Doctors use the day a pregnant woman’s last menstrual period began to calculate when she’s likely to give birth — because most pregnancies last about 40 weeks, they just tack 280 days onto that and call it her due date.
However, anything between 37 and 42 weeks is considered a normal duration for a pregnancy, and about 10% of babies in the U.S. are born prematurely, meaning most women don’t really know when their labor might begin until it’s actually happening.
Now, Stanford University researchers have identified changes that happen in the blood of pregnant women about three weeks before the onset of labor.
Using those biomarkers, they developed a prediction model that narrows the delivery window — foreshadowing a future in which a simple blood test might take some of the uncertainty out of birth.
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During Stanford’s trial, 63 pregnant women gave two to three blood samples during the last 100 days of their pregnancies. By analyzing more than 7,000 features in samples from 53 women, the researchers identified several changes that happen just prior to the onset of labor.
“The mom’s body and physiology start to change about three weeks before the actual onset of labor,” co-author Virginia Winn said in a press release. “It’s not a single switch; there’s this preparation that the body has to go through.”
The changes included surges in certain hormones and proteins, as well as an increase in factors that would help with blood clotting — likely to protect against dangerous blood loss after delivery.
Using 45 of the most relevant biomarkers, then they developed a prediction tool. When they tested it using samples from the 10 remaining women in the trial, it was able to predict the onset of labor within a window of two to four weeks.
While a two- to four-week window isn’t much better than the five-week window women get now, the study was small, and the researchers believe larger trials and bigger data will allow them to hone the accuracy of their prediction tool.
Forty-five is also a lot of biomarkers to test, so they want to see if they can decrease the number while still generating an accurate prediction, too.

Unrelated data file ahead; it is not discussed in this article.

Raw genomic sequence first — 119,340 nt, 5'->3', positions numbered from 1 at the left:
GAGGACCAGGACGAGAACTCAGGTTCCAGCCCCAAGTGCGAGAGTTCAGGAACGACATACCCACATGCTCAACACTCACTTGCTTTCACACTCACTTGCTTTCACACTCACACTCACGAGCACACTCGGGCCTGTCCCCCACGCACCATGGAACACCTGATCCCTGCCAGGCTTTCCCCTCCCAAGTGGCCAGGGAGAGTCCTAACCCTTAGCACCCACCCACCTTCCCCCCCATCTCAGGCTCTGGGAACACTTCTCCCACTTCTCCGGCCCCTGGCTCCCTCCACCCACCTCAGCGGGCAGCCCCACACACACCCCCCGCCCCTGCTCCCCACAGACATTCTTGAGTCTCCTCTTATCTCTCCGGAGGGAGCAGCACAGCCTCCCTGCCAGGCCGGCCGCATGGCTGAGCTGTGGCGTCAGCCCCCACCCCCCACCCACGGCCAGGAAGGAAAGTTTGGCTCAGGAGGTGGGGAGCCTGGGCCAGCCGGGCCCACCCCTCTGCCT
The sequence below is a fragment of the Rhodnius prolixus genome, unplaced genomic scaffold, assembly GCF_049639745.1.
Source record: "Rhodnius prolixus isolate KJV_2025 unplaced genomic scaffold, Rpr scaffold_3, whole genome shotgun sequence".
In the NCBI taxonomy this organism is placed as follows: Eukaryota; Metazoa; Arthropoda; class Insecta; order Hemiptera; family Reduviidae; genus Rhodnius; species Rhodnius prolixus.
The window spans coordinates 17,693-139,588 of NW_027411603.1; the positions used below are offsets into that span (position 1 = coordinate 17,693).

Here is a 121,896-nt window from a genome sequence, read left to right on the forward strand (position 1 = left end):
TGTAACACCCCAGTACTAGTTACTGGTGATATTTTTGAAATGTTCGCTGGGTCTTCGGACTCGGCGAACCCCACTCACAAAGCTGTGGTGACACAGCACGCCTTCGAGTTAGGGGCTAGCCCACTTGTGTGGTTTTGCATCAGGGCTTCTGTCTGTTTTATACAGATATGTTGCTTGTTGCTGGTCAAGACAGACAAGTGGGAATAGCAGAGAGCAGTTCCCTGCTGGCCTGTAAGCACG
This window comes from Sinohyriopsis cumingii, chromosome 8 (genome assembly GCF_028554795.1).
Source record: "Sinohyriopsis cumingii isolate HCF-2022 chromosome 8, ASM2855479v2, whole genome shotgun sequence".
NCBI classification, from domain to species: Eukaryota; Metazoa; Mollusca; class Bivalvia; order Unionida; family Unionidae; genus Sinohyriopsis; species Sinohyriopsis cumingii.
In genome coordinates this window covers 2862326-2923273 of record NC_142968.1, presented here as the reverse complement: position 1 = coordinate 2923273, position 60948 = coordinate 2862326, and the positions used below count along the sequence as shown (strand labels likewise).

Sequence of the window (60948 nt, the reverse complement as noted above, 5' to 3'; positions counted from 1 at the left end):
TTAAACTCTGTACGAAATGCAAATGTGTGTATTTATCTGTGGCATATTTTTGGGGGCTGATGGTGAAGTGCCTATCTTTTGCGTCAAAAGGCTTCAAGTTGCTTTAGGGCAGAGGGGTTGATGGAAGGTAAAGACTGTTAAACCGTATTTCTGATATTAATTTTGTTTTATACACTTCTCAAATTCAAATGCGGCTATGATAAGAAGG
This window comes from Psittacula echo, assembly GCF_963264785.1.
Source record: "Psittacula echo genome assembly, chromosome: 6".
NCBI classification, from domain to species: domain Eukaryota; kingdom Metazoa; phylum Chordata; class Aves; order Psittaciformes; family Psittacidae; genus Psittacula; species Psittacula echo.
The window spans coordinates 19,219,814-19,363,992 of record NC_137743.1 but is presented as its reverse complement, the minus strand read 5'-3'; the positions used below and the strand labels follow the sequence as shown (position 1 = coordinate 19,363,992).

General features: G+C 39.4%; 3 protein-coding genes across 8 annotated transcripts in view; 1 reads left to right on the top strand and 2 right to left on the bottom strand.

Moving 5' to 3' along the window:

It’s not a single switch; there’s this preparation that the body has to go through.
If they are able to develop a practical, accurate blood test that can predict the onset of labor, it could do more than just help women prepare for delivery.
Pregnant women can have “false” contractions as soon as their second trimester. Those contractions can be ignored, but if a woman is actually going into labor early, doctors might want to administer steroids to help the premature baby’s lungs develop before birth.
An accurate blood test could help them know which scenario is playing out right away.
The researchers hope to have a test that doctors could use to predict when a woman’s body is transitioning into the pre-labor phase within two to three years. They could then administer the test during office visits.
If that works out, it may not be too speculative to imagine that test one day being translated to a device like a blood sugar monitor. Pregnant women could test themselves regularly throughout the later stages of their pregnancy to find out when the onset of labor is just a few weeks away.
Either way, the test won’t be able tell a woman at the start of her pregnancy exactly when she’s going to go into labor — the standard due date will still apply there — but it could make those last couple of months less nerve-wracking and potentially lead to healthier babies.
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